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    How to book more gigs | How do I get gigs for my band

    5. Always Respond Same-Day

    When Batman sees the bat signal, he hops in the bat-mobile right away. When Superman hears a cry for help, he's out the door faster than a locomotive.

    You need to have the reaction time of a superhero.

    Be ready to respond quickly when you get a callback or email response. Try your absolute hardest to do it the same day.

    They likely have dozens of other acts foaming at the mouth to take your spot, so you need to let them know right away that you're interested.

    If for some reason you can't take the gig, let them know as soon as possible, and let them know why. And, let them know how disappointed you are that you can't.

    If you do, they could remember you in the future. But if you don't let them know what's going on, they are likely to scratch you off their list for good. You never want to burn bridges.

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    6. Start Small

    No one's first show is ever going to be at Madison Square Garden.

    When you're starting out, you have to build a fanbase and get your music exposed to as many people as possible.

    Unless you are already getting booked consistently, knock the word "no" out of your vocabulary.

    Say yes to every gig that comes your way, and say it with a smile. You can be proactive with this, too.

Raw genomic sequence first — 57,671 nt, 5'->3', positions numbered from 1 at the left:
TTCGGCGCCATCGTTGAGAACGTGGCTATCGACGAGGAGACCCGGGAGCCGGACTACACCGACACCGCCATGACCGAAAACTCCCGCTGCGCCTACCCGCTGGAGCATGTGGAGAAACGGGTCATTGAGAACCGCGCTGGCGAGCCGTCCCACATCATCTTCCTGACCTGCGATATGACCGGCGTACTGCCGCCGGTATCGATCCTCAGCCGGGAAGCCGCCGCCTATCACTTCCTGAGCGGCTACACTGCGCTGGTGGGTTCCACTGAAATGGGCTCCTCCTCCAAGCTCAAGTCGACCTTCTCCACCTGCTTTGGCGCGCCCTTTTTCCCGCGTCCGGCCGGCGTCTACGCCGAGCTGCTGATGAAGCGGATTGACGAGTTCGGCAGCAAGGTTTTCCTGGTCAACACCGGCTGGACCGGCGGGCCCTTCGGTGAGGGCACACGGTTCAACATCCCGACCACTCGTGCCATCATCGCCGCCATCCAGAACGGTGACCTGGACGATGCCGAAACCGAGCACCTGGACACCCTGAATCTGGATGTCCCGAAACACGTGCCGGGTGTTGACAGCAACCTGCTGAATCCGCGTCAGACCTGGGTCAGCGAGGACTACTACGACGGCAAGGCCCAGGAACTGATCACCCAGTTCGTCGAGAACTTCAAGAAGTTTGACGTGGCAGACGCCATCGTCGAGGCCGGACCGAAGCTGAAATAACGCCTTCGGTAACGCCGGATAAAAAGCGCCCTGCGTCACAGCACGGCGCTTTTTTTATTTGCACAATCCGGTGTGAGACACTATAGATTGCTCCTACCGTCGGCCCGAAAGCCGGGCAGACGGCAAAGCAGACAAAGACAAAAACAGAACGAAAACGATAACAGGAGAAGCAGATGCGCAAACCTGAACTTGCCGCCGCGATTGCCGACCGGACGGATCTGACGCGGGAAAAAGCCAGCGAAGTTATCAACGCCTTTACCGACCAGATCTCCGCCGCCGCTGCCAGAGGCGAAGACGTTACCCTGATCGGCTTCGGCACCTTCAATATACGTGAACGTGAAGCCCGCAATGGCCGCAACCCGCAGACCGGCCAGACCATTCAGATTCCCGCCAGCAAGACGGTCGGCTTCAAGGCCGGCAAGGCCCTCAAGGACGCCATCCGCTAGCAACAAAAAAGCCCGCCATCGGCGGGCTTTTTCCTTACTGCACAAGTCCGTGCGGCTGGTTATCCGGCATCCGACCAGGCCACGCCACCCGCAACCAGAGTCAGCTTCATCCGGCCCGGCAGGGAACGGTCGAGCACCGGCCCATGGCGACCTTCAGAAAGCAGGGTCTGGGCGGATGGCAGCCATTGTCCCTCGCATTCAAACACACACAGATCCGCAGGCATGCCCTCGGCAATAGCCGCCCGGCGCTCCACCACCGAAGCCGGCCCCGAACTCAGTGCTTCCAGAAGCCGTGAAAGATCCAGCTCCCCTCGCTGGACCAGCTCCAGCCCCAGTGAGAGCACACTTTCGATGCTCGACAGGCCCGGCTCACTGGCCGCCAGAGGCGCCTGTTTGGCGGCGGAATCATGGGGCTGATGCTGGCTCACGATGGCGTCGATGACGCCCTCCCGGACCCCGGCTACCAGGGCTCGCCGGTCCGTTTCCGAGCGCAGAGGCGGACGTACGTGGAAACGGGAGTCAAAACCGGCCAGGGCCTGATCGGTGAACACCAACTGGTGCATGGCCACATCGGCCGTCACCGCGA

Find a cause to support and do a benefit concert. Play your neighbor's block party. Play the high school prom. When you're first starting out, your goal is just to play.

    Just get your music out there, you never know who might be listening.

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    6 Tips and Steps to Book More Music Gigs

    If you have music that you're dying to perform on stage, these steps will help get it there.

    It might take you a while to get your first gig, and it might take you even longer to book something bigger than the local dive bar.

    But don't get discouraged, keep working on your craft, and keep trying to land your first gig.

    As you can see, preparation is a key component to all of these tips.

    There is no better way to become prepared, develop a strong stage presence, and maximize your skills than attended an accredited music college.

    If you're serious about a career in music, the Atlanta Institute of Music and Media is a great place to start.

    AIMM provides students with the instructional environment necessary to develop their musical talents and acquire the skills demanded of today’s professionals in the music industry.

    Also, AIMM is the only music college that combines instrumentation with technical components, so you'll leave AIMM's campus a well-rounded and well-prepared musician.

    Don't overlook all of the networking and connections you can make at AIMM, too!

    If you want to start getting more gigs and elevate your music talent, click the link below for more information today.